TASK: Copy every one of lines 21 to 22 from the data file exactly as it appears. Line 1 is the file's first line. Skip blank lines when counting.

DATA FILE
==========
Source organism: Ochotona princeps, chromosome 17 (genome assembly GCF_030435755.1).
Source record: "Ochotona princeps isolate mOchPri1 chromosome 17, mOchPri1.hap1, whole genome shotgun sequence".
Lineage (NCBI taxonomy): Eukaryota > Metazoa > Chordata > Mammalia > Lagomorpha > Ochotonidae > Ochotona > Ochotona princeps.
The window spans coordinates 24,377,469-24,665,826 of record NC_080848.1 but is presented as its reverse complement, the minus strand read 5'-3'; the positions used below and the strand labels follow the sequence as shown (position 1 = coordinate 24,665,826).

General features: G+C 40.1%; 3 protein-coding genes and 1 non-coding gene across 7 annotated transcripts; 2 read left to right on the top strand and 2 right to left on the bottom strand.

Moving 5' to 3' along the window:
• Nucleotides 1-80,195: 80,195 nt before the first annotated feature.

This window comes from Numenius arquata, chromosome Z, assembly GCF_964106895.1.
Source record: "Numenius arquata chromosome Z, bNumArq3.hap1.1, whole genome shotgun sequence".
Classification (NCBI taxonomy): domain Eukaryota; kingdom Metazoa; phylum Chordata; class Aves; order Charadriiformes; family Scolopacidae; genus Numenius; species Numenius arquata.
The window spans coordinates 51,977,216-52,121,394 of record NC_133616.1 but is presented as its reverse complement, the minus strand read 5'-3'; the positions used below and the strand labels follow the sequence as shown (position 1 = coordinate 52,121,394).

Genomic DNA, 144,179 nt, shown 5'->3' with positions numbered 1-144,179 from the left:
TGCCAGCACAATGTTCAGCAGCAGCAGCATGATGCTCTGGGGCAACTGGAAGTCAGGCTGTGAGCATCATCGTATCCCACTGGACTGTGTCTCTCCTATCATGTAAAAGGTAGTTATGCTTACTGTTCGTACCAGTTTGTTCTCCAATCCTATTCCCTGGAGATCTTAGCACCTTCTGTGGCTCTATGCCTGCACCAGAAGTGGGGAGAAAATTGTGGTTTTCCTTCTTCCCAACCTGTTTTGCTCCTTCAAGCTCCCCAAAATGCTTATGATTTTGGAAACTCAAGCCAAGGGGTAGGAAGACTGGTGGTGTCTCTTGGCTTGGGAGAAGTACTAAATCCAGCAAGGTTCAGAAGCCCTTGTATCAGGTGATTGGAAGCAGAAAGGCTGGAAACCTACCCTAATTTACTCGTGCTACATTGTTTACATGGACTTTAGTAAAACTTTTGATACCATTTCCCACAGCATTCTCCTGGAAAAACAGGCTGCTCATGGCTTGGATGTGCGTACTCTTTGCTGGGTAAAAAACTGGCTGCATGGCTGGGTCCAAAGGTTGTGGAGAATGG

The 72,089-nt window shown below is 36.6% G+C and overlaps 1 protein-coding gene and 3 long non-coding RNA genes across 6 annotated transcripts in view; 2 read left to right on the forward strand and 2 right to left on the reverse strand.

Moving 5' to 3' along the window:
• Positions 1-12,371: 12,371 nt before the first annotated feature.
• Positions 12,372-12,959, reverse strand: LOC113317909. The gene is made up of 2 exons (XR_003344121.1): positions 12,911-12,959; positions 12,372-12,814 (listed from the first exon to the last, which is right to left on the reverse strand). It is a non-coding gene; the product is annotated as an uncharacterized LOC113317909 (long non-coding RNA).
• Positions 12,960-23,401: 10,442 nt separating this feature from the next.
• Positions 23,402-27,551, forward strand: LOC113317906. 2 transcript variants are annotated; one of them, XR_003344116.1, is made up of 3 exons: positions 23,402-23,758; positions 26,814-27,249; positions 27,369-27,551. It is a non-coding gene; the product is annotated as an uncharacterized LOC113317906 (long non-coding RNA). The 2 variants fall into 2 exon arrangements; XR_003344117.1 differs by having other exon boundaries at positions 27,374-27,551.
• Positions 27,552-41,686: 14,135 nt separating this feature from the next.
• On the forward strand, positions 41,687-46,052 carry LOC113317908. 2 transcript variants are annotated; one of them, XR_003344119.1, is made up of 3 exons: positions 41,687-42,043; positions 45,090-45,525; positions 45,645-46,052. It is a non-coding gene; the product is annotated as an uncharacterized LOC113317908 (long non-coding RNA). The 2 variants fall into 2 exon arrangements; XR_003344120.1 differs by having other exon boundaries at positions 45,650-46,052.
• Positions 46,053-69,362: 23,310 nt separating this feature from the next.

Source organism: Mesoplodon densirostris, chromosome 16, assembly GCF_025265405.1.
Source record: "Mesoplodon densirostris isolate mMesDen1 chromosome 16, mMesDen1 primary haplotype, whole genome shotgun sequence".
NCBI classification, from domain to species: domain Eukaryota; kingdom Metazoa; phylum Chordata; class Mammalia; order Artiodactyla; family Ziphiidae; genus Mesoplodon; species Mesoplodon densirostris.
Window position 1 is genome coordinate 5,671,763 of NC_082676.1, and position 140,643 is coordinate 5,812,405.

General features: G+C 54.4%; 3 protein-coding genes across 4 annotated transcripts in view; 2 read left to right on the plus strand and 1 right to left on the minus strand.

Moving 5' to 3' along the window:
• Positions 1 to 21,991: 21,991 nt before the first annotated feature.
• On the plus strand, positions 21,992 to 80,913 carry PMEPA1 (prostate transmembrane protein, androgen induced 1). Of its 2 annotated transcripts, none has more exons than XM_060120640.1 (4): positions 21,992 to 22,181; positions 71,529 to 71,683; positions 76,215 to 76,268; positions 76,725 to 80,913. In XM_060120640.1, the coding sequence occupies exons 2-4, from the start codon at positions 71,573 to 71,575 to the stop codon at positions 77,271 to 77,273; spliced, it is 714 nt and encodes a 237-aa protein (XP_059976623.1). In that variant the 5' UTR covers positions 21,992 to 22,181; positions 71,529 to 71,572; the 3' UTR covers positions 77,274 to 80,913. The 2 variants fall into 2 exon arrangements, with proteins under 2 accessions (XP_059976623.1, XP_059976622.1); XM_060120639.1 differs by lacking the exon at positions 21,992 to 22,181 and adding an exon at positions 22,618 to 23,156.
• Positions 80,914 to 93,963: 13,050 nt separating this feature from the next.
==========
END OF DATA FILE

• On the forward strand, positions 41,687-46,052 carry LOC113317908. 2 transcript variants are annotated; one of them, XR_003344119.1, is made up of 3 exons: positions 41,687-42,043; positions 45,090-45,525; positions 45,645-46,052. It is a non-coding gene; the product is annotated as an uncharacterized LOC113317908 (long non-coding RNA). The 2 variants fall into 2 exon arrangements; XR_003344120.1 differs by having other exon boundaries at positions 45,650-46,052.
• Positions 46,053-69,362: 23,310 nt separating this feature from the next.